Over the summer, NPR released a list of the top 100 science-fiction and fantasy novels, as voted by fans. For those of us who didn’t polish off those books as teenagers, embarking on a sci-fi education can be daunting. Enter the blog SF Signal, which has performed a true public service by creating a flow chart based on the NPR list. With more than 325 decisions and (duh) 100 books, the chart is massive—in fact, the unzipped, downloadable version clocks in at 173 megabytes. The wry, funny decisions include “Gritty noir, neo-Victorian, or Samurai?” and “A dying sun or an impaling demon?” (The first person to write a novel that combines a dying sun, an impaling demon, and neo-Victorian cyberpunk will win the Internet. Let me clarify that: It has to be a good novel.)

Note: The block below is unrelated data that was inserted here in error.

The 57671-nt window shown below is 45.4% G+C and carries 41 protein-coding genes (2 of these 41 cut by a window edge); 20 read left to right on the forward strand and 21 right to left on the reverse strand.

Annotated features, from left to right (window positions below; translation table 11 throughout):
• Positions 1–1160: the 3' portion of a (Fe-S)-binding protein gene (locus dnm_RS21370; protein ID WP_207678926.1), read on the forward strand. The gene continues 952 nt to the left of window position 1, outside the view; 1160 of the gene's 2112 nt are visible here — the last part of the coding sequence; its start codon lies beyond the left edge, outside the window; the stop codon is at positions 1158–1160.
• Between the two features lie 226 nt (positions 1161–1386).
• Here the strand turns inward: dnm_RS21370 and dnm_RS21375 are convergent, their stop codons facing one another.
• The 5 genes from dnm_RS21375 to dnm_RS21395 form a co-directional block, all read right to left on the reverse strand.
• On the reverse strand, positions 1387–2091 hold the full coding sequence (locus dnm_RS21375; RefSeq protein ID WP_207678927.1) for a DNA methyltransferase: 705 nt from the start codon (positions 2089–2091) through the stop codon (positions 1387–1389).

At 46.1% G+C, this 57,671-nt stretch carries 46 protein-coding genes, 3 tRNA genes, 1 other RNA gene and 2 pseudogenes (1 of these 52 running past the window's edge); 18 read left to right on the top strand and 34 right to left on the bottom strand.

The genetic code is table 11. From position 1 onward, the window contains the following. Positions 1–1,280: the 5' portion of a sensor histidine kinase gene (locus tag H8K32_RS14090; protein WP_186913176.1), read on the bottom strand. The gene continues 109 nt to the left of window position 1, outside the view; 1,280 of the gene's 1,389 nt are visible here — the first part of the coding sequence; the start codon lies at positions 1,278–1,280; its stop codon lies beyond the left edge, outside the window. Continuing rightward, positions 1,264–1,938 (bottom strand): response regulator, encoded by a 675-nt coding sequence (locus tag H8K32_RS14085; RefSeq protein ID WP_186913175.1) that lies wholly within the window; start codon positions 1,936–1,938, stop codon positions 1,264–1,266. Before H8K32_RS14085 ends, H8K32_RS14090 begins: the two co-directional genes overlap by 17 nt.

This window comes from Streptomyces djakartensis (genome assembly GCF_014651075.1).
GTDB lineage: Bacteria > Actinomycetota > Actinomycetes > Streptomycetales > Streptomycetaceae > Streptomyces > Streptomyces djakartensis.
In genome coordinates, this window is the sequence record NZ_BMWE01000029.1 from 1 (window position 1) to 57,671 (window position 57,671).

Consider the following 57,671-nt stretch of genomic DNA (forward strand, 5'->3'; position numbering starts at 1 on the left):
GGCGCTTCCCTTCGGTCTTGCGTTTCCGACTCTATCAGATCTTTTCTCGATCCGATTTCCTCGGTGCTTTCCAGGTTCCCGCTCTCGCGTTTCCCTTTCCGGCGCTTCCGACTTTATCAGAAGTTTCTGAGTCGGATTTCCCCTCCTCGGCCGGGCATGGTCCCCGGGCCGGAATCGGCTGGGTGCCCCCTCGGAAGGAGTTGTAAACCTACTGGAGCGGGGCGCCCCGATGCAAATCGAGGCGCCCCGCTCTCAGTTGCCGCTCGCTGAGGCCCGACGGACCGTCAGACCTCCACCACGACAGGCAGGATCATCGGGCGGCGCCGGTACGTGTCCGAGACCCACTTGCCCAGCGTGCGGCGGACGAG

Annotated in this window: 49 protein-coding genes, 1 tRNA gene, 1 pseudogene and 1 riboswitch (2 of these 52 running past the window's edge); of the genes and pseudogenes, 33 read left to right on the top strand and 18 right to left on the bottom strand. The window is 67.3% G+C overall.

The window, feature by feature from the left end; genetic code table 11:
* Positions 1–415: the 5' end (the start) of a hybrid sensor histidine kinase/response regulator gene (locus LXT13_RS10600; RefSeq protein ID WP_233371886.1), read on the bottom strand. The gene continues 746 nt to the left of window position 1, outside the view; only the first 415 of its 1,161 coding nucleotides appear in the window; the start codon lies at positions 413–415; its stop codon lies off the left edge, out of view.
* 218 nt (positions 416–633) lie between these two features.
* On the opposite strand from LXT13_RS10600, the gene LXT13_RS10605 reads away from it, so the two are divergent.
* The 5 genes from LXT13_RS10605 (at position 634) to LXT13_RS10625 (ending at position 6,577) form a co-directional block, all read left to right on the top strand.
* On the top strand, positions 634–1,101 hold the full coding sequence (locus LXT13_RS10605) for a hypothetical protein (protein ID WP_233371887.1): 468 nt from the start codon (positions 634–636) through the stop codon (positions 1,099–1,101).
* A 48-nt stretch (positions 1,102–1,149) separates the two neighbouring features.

The chart is particularly helpful for those who aren’t interested in (or ready for) hard sci-fi, with recommendations including Margaret Atwood’s The Handmaid’s Tale and the book version of The Princess Bride, which I daresay is better than the film. Best of all, there’s a pathway just for those who would “rather not be seen in that area of the bookstore.” My only disappointment with the list and the chart is that I’ve read all the suggested post-apocalyptic books—my favorite sci-fi genre. Got any recommendations? Share them in the comments.
TODAY IN SLATE
More Than Scottish Pride
Scotland’s referendum isn’t about nationalism. It’s about a system that failed, and a new generation looking to take a chance on itself.
What Charles Barkley Gets Wrong About Corporal Punishment and Black Culture
Why Greenland’s “Dark Snow” Should Worry You
Three Talented Actresses in Three Terrible New Shows
Why Do Some People See the Virgin Mary in Grilled Cheese?
The science that explains the human need to find meaning in coincidences.
Happy Constitution Day!
Too bad it’s almost certainly unconstitutional.